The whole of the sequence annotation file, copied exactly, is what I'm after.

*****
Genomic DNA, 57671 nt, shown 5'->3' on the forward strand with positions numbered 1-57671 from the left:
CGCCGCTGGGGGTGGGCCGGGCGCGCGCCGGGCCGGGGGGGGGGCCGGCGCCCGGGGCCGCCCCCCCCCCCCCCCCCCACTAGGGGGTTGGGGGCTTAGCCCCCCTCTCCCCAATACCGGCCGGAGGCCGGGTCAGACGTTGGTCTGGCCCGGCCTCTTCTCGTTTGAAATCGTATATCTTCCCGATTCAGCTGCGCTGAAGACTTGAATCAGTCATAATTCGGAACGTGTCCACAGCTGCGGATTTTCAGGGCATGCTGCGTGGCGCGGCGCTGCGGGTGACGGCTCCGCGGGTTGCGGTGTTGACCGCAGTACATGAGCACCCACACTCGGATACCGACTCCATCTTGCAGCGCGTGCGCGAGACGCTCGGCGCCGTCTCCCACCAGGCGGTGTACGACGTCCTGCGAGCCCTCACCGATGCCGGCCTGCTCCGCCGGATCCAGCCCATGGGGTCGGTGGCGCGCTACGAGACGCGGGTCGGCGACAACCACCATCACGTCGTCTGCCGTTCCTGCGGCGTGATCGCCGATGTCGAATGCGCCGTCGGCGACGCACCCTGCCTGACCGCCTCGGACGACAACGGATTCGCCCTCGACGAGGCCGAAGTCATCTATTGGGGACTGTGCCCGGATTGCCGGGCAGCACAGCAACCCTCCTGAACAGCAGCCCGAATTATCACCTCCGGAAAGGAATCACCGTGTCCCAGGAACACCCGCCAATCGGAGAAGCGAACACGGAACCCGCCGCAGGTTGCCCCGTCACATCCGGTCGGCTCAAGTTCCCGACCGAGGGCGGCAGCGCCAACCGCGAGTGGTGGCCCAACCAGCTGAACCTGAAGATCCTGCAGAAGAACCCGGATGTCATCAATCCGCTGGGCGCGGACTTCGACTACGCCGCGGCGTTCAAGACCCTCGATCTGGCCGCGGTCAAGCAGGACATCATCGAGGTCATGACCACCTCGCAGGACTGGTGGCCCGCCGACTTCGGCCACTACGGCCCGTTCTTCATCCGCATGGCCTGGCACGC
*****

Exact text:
Genomic DNA, 57671 nt, shown 5'->3' on the forward strand with positions numbered 1-57671 from the left:
CGCCGCTGGGGGTGGGCCGGGCGCGCGCCGGGCCGGGGGGGGGGCCGGCGCCCGGGGCCGCCCCCCCCCCCCCCCCCCACTAGGGGGTTGGGGGCTTAGCCCCCCTCTCCCCAATACCGGCCGGAGGCCGGGTCAGACGTTGGTCTGGCCCGGCCTCTTCTCGTTTGAAATCGTATATCTTCCCGATTCAGCTGCGCTGAAGACTTGAATCAGTCATAATTCGGAACGTGTCCACAGCTGCGGATTTTCAGGGCATGCTGCGTGGCGCGGCGCTGCGGGTGACGGCTCCGCGGGTTGCGGTGTTGACCGCAGTACATGAGCACCCACACTCGGATACCGACTCCATCTTGCAGCGCGTGCGCGAGACGCTCGGCGCCGTCTCCCACCAGGCGGTGTACGACGTCCTGCGAGCCCTCACCGATGCCGGCCTGCTCCGCCGGATCCAGCCCATGGGGTCGGTGGCGCGCTACGAGACGCGGGTCGGCGACAACCACCATCACGTCGTCTGCCGTTCCTGCGGCGTGATCGCCGATGTCGAATGCGCCGTCGGCGACGCACCCTGCCTGACCGCCTCGGACGACAACGGATTCGCCCTCGACGAGGCCGAAGTCATCTATTGGGGACTGTGCCCGGATTGCCGGGCAGCACAGCAACCCTCCTGAACAGCAGCCCGAATTATCACCTCCGGAAAGGAATCACCGTGTCCCAGGAACACCCGCCAATCGGAGAAGCGAACACGGAACCCGCCGCAGGTTGCCCCGTCACATCCGGTCGGCTCAAGTTCCCGACCGAGGGCGGCAGCGCCAACCGCGAGTGGTGGCCCAACCAGCTGAACCTGAAGATCCTGCAGAAGAACCCGGATGTCATCAATCCGCTGGGCGCGGACTTCGACTACGCCGCGGCGTTCAAGACCCTCGATCTGGCCGCGGTCAAGCAGGACATCATCGAGGTCATGACCACCTCGCAGGACTGGTGGCCCGCCGACTTCGGCCACTACGGCCCGTTCTTCATCCGCATGGCCTGGCACGC